Furthermore, Brown J held that to the extent that the Court’s application of the paramountcy principle under s 4 resulted in an inconsistency with a child’s NZBORA rights, such inconsistency would be prescribed by law, reasonable, and demonstrably justified under s 5 of the NZBORA. In any event, Brown J declared, the effect of s 4 of the NZBORA was that the Court could not decline to make an order under the Care of Children Act in relation to the guardianship and care of a child which would be in the child’s welfare and best interests by reason only that such was inconsistent with any provision of the NZBORA.

On the basis of the evidence before him, and two meetings with the children, Brown J was entirely satisfied that the children were not yet at the requisite developmental stage to be able to make an informed decision about their inclusion in religion and the merits or otherwise in relation to that inclusion. In brief, they were not Gillick competent in relation to religious expression.

Turning to consider what guardianship directions should be made to resolve the intractable impasse between the parents, Brown J agreed that the children had the right to be exposed to each of their parents’ beliefs, and that the law must remain strictly neutral on questions of religion. However, his Honour believed the real cause of concern in this case, and the generator of cognitive dissonance for the children, was the intensity of the children’s instruction in the Jehovah Witness faith. Thus, in order to dilute the intensity of exposure, Brown J made guardianship directions that were at odds with the children’s express wishes.

Accordingly, Brown J ordered that while in the care of the mother the children could engage in bible study, watch videos and read passages from the Watchtower, but that they were precluded from attending any Jehovah Witness meetings or church activities which included seminars or witnessing. If the mother herself wished to engage in those activities whilst the children were in her care, she would need to return the children to the father’s care; and the children were then to remain in his care until the next scheduled period. Additionally, the Judge, while believing it was essential the children enjoyed an appropriate amount of time with the mother, varied the parenting order so that the children would be in the mother’s care every alternate weekend rather than for two weekends out of three.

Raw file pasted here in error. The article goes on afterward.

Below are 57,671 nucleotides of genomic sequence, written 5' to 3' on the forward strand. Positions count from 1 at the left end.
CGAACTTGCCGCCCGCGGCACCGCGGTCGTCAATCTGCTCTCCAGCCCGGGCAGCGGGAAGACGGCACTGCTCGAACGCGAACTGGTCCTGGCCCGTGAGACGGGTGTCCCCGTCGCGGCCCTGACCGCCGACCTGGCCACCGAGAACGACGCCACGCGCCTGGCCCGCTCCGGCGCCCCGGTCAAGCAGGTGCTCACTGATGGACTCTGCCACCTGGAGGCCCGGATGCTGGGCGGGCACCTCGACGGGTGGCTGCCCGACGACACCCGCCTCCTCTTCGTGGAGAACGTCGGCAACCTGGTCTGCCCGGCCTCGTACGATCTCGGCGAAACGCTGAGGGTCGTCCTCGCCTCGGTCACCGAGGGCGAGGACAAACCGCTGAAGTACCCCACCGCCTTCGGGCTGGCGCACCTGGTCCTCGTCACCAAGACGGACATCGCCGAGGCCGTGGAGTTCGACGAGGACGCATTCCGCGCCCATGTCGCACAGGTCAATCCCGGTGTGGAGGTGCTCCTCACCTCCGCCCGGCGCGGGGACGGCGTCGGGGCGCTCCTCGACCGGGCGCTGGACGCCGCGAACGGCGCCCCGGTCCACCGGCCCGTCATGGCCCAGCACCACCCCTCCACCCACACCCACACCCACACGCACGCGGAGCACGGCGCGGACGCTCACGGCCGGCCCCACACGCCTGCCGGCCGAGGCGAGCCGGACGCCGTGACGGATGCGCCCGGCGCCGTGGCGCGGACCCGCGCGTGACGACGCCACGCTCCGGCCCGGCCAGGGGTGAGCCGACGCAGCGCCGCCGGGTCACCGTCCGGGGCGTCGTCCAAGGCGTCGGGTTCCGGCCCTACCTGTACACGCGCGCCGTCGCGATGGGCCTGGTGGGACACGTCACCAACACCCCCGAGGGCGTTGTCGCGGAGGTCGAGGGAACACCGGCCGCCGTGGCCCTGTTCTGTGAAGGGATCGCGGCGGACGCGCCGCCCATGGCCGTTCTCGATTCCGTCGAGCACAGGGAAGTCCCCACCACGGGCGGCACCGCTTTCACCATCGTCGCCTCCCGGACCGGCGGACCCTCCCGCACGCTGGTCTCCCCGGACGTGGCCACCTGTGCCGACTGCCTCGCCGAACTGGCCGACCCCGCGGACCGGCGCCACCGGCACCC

In this clash between secularist and unorthodox religious values, the Court’s welfare-based decision to preclude the children’s participation in church activities or witnessing might well be seen as entirely unexceptionable. Unfortunately, though, the decision surely seems destined to create further tension for the children within the family; and there must always be a residual degree of disquiet whenever the adamant wishes of children, no matter how young, are overridden on a matter of fundamental importance to them. However, on Brown J’s reasoning, once children can be deemed Gillick competent on the matter of religious expression, then their views are likely to become determinative. For once children have attained a sufficient intelligence and understanding of religious belief, then the twin principles of welfare and autonomy are collapsed together. At that point, but not before, it has been held, the children’s wishes will become the controlling factor.


The full March 2015 edition of the New Zealand Law Journal is available on the LexisNexis research database.